Aliwi ruled out the notion that Israel would stop its attacks against Syria before achieving its goals. Israel attempts to distance Iranian forces from its northern borders with Syria by at least 70 kilometers (43.4 miles). Israel also aims to trim Iran’s nails in the region. Aliwi highlighted that the Israeli airstrikes are intended to uproot Iranian influence from the region, as much as it seeks to reduce its surplus military force in Syria.

What is the goal of the Israeli attacks?

Colonel Ismail Ayoub believes that the Israeli strikes only target the Iranian presence at the surface level. Iran is present in Syria by an international decision. Plus, the Israeli airstrikes do not attempt to paralyze the Syrian regime’s movement because they do not target the warplanes or military equipment it uses against its people. 

 Ayoub said that Israel’s goal is to destroy everything related to weapons technology and air defenses, with absolutely no value placed on the number of dead in its raids.

In its sorties on the regime’s sites, Israel uses different types of stealth aircraft, which are difficult to detect due to the darkness of night. Stealth aircraft are immune to radar detection in the first place. Thus, the aircraft remains of unknown type unless Israel discloses its type.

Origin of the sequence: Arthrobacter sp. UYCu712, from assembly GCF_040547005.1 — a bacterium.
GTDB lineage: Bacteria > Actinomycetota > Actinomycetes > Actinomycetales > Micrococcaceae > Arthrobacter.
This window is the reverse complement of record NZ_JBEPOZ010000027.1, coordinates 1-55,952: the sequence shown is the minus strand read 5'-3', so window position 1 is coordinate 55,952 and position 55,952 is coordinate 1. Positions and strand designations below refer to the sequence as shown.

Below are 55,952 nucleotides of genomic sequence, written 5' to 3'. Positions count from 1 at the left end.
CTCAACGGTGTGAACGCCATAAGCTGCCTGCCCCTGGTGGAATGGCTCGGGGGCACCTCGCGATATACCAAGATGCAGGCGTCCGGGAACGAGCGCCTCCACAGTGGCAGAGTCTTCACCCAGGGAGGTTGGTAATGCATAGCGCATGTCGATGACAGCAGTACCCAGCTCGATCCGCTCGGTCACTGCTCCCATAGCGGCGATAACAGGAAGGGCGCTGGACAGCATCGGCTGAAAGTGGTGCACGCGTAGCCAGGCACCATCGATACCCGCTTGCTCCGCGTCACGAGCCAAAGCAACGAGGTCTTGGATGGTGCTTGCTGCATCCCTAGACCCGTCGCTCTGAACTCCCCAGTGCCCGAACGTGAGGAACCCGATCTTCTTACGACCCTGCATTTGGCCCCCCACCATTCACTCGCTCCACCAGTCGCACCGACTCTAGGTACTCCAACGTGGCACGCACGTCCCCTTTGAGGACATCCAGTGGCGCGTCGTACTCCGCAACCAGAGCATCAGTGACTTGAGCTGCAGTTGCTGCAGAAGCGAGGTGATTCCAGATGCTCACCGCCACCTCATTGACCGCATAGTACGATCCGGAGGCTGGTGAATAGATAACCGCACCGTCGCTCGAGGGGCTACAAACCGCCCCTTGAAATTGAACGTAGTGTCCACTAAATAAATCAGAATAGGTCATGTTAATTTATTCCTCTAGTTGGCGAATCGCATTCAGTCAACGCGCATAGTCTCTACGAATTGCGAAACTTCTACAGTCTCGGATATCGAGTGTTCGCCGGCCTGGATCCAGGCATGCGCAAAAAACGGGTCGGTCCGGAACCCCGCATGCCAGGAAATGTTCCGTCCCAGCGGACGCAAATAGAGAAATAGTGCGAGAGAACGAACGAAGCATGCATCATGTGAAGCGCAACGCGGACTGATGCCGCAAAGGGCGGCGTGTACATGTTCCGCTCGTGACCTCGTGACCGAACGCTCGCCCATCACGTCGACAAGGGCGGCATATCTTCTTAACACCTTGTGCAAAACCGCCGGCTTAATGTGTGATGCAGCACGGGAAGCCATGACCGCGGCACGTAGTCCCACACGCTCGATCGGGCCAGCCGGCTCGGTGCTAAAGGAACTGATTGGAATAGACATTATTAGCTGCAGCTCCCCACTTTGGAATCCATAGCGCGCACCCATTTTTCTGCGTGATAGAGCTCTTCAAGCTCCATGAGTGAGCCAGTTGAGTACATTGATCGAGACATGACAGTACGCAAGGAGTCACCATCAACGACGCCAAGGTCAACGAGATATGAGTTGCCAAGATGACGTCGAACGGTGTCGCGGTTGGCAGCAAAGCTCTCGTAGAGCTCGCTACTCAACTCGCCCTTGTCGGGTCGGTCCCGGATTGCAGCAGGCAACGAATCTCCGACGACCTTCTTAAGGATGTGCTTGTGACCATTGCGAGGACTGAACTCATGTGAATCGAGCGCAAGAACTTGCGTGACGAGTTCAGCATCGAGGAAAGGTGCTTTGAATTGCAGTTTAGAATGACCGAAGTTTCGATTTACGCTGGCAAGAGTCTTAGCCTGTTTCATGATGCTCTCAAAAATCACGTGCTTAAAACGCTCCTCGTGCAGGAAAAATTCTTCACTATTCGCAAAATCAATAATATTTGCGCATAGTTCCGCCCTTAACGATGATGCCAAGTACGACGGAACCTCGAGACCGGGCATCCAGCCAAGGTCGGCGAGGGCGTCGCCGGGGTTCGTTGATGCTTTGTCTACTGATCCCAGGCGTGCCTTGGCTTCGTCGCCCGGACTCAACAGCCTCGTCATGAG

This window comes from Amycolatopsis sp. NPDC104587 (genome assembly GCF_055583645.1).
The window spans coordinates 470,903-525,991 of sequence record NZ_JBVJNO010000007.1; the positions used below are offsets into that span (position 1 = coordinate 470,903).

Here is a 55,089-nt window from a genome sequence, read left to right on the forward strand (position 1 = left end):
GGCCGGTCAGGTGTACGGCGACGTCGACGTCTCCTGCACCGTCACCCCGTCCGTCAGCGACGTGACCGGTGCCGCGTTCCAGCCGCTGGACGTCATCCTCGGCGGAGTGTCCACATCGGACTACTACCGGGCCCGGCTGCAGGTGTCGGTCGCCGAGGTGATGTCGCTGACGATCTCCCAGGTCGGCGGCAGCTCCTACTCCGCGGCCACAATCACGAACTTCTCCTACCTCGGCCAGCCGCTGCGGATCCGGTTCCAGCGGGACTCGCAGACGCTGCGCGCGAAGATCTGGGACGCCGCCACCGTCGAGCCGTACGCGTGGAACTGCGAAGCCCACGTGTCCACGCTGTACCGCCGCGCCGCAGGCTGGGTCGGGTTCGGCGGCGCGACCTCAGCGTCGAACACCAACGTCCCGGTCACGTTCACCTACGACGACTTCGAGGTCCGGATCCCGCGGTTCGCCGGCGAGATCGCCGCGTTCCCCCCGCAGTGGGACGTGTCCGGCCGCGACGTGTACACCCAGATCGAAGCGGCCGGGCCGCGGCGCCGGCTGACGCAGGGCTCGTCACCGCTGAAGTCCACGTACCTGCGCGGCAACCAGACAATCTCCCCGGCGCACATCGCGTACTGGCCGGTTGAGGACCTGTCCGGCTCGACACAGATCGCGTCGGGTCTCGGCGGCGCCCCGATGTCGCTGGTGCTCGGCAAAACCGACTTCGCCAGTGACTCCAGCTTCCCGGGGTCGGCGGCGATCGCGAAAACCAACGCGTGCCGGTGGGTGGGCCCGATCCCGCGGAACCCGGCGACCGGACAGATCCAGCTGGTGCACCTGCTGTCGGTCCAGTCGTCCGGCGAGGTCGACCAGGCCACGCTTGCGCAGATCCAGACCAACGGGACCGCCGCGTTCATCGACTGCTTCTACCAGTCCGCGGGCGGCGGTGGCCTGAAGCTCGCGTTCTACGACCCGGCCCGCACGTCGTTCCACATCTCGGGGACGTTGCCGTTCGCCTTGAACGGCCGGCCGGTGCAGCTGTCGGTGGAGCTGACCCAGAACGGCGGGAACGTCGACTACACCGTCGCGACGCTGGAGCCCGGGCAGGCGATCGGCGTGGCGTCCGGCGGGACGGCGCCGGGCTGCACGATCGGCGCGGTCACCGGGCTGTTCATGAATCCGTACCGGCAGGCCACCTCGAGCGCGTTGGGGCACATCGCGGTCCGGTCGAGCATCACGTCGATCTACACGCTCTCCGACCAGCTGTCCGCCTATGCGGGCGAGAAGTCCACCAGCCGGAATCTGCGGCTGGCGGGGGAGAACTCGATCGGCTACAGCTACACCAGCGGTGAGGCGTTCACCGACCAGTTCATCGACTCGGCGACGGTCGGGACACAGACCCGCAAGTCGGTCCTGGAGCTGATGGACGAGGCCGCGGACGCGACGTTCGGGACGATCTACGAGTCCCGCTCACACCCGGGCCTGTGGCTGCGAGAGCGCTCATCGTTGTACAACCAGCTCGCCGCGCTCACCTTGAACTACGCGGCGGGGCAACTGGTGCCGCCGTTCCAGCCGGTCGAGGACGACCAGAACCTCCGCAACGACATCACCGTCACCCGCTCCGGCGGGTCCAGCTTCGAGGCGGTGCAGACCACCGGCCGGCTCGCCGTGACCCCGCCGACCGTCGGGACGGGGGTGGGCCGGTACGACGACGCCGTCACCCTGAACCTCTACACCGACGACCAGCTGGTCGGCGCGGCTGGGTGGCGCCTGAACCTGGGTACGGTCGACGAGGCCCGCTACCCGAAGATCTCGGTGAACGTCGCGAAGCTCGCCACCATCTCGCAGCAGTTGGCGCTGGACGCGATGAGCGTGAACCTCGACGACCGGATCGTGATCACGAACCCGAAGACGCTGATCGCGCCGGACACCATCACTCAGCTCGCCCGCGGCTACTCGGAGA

Israel has some red lines that the Syrian regime is forbidden to cross, such as possessing advanced munitions or threatening its national security. The Iranian presence in Syria is undoubtedly one of these red lines, according to Ismail Ayoub.

Israel rarely acknowledges its responsibility for airstrikes on Syria. However, the Israeli newspaper Jerusalem Post reported that the Israel Air Force (IAF) conducted 50 strikes against targets in Syria throughout 2020, as revealed in its annual statistics report released on 31 December 2020.

Israel is likely to continue its air campaign on Syria. It is motivated because the Syrian regime does not typically respond to any of its attacks, except for ground-based countermeasures (anti-aircraft missiles), which do not hinder any Israeli targeting inside the Syrian territories, Hidai Zilberman, the spokesperson of the Israeli army, told the Elaph news site